Tuesday, August 30, 2022

Whitetip Reef Shark

Judy and I encountered a whitetip reef shark while snorkeling off Egas Port, Santiago Island, in the Galapagos Islands, and it was quite exciting for me. I've seen sharks before, but not this close and not this big. It has a white tipped dorsal (back) and caudal (tail) fins which identified it right away. 
It is "small," usually does not exceed 5.2 feet (I would have guessed this one was 6 feet) and is usually found on or near the bottom, which was our experience. Unlike many sharks that must move in order to flush water through their gills to breathe, this share can stay still and pump water over its gills to the same effect. They usually hunt at night for octopus, bony fishes and crustaceans.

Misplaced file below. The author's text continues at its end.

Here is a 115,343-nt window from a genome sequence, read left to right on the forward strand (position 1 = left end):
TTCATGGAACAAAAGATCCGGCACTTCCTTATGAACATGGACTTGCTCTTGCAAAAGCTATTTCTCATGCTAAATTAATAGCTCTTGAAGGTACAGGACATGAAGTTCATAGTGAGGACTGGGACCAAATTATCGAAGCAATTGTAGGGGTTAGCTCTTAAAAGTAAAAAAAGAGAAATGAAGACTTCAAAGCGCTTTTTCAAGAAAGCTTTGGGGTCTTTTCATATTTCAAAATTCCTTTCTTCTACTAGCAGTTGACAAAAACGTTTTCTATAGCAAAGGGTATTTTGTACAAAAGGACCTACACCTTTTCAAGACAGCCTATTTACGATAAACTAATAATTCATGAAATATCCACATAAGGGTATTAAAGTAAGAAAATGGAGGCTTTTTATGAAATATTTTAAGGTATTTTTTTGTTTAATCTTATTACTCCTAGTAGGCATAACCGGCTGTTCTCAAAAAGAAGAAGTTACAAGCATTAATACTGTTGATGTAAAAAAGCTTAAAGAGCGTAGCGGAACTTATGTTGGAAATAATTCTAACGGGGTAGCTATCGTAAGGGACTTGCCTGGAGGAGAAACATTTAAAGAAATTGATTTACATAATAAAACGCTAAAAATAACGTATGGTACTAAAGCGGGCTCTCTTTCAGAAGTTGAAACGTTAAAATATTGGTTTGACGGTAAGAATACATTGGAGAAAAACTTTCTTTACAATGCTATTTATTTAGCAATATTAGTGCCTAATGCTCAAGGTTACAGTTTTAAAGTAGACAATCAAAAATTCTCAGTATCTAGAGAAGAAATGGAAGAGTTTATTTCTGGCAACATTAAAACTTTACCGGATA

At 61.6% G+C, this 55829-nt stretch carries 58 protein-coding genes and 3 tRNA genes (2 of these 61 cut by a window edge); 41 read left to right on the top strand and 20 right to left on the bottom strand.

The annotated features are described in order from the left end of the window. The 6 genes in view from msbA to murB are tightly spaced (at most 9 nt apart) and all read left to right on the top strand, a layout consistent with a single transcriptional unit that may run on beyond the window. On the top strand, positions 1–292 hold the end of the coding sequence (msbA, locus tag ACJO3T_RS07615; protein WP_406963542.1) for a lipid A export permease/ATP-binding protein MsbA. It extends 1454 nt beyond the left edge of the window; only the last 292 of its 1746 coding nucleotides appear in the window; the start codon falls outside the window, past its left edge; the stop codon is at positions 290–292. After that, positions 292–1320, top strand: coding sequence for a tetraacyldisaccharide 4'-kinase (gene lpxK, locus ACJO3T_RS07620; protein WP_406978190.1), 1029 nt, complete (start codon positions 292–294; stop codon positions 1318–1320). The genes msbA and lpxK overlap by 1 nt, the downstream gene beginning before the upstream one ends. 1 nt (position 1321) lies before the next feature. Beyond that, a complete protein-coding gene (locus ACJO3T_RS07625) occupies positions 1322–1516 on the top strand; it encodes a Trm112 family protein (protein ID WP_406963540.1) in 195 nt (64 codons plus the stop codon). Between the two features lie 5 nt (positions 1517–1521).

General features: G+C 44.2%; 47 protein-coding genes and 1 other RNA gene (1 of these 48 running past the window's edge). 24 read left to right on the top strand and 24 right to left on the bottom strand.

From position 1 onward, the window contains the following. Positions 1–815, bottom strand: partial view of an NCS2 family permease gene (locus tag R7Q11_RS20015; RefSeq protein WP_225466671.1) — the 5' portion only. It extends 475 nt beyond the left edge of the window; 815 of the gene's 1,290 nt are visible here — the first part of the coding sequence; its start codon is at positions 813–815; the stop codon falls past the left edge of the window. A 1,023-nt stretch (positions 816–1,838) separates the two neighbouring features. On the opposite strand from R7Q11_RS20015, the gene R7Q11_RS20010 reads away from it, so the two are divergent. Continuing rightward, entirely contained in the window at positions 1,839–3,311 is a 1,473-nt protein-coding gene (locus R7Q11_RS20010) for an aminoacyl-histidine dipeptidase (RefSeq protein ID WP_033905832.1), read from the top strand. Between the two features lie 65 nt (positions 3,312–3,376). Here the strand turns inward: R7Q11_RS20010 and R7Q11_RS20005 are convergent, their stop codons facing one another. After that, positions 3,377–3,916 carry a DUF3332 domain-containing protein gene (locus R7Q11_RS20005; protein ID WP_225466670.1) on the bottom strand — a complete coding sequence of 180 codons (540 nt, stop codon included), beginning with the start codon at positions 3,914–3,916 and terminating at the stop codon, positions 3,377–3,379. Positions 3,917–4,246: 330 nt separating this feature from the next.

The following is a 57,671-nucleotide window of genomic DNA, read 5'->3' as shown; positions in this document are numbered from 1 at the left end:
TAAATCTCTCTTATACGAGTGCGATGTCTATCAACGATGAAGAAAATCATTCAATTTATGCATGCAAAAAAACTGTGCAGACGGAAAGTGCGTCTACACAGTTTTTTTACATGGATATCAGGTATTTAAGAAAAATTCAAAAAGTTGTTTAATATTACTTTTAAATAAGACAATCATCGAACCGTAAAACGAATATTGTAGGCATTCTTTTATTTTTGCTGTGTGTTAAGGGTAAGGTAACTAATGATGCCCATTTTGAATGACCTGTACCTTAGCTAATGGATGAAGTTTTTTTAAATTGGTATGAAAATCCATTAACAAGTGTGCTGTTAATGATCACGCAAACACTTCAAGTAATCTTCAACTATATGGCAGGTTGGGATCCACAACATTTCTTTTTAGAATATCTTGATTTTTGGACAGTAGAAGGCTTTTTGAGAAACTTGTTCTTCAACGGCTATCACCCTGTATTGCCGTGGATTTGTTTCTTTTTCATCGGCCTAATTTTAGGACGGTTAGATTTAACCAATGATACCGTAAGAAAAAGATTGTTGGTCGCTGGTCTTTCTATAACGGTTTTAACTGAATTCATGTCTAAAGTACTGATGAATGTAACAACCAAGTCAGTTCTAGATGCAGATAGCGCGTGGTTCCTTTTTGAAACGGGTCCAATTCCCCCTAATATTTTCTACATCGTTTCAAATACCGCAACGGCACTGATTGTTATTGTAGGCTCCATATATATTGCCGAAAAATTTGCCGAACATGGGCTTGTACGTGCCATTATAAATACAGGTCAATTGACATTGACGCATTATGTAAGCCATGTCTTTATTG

They are usually not aggressive toward humans.
This range map from Wikipedia shows a relatively limited area around Central America that does not even appear to cover the Galapagos Island. 

1 comment:

  1. Definitely exciting to be snorkeling with sharks, and I didn't even think about aggression because it didn't acknowledge our presence and stayed near the sandy bottom.